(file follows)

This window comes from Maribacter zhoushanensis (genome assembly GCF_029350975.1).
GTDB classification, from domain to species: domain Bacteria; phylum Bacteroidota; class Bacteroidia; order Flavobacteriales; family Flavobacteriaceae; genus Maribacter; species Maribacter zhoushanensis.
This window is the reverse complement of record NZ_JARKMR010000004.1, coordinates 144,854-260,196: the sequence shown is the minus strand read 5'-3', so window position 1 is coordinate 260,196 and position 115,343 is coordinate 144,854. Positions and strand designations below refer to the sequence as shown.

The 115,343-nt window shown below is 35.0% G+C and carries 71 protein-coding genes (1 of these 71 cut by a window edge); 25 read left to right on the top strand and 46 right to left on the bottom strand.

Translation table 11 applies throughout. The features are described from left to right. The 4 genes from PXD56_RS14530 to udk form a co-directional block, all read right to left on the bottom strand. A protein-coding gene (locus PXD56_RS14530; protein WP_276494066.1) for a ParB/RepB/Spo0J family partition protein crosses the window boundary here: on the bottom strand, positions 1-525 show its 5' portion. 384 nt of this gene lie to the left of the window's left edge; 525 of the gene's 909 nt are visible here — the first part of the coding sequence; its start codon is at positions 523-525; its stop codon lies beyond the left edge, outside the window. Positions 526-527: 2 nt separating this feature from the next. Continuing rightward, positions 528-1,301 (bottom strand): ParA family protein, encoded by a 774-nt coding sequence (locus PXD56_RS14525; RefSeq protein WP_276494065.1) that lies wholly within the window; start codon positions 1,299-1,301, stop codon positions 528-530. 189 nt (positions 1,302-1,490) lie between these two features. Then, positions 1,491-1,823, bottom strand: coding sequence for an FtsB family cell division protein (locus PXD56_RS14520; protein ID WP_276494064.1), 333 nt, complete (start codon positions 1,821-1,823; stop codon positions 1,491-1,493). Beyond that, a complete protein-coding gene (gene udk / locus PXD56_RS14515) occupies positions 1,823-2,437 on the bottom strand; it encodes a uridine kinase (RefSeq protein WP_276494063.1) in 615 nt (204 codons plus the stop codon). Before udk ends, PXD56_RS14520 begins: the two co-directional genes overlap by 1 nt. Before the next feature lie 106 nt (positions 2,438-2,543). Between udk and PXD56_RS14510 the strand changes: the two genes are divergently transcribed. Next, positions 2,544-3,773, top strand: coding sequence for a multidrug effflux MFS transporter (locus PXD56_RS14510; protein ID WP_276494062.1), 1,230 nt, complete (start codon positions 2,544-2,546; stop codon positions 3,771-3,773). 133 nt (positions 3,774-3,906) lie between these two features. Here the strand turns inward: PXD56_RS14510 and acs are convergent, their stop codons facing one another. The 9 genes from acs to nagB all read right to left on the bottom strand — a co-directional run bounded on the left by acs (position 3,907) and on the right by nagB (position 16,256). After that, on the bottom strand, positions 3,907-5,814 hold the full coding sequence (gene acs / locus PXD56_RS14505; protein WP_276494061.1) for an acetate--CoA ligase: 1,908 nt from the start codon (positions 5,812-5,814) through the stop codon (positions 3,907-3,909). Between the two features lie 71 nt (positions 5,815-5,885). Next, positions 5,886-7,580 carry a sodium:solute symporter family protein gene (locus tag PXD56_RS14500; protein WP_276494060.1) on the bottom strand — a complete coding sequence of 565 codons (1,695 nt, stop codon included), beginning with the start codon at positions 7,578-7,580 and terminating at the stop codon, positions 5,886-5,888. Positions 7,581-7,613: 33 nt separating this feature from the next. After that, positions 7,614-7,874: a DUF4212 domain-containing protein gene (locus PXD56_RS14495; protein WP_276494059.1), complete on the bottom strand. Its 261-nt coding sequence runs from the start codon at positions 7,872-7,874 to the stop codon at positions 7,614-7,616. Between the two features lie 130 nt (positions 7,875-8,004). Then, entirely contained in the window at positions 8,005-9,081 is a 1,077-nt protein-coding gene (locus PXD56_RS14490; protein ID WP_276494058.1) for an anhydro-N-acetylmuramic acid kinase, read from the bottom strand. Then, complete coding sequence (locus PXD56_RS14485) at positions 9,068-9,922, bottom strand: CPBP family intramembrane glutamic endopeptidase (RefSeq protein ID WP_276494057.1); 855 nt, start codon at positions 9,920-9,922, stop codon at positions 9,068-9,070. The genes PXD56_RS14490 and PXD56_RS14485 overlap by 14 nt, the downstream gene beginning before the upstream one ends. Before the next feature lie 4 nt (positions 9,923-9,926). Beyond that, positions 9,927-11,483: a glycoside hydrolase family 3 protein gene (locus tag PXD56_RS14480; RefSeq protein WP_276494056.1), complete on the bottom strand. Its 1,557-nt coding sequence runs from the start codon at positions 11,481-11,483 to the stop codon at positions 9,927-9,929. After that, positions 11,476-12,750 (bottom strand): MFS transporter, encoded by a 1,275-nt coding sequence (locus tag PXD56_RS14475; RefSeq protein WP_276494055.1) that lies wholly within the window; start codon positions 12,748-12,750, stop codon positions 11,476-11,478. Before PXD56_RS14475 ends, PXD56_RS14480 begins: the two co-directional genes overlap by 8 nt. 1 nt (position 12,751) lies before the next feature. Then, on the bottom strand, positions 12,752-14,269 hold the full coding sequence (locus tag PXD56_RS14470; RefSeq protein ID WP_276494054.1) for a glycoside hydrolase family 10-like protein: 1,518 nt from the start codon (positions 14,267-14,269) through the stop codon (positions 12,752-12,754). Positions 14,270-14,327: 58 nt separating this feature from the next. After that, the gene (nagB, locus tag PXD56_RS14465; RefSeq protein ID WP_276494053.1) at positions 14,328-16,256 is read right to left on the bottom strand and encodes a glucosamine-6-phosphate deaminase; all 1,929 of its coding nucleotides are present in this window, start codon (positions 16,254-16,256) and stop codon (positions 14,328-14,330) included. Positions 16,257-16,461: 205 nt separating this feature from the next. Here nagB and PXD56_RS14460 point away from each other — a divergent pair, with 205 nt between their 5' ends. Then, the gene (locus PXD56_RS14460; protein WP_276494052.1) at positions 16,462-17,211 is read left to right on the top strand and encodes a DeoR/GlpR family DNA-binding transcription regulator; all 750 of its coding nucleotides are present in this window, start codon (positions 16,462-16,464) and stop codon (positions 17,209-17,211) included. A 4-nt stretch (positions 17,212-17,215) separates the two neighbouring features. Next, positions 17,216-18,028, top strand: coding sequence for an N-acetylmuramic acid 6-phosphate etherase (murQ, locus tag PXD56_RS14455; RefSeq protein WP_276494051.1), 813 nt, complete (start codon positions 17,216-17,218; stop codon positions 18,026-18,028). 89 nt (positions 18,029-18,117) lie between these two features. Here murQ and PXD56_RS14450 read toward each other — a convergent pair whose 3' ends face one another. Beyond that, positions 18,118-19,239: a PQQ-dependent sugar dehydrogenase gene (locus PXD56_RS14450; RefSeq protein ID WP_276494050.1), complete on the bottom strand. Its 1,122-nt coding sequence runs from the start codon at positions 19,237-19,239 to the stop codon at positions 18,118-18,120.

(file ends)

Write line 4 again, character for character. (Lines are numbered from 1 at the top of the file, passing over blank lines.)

The 115,343-nt window shown below is 35.0% G+C and carries 71 protein-coding genes (1 of these 71 cut by a window edge); 25 read left to right on the top strand and 46 right to left on the bottom strand.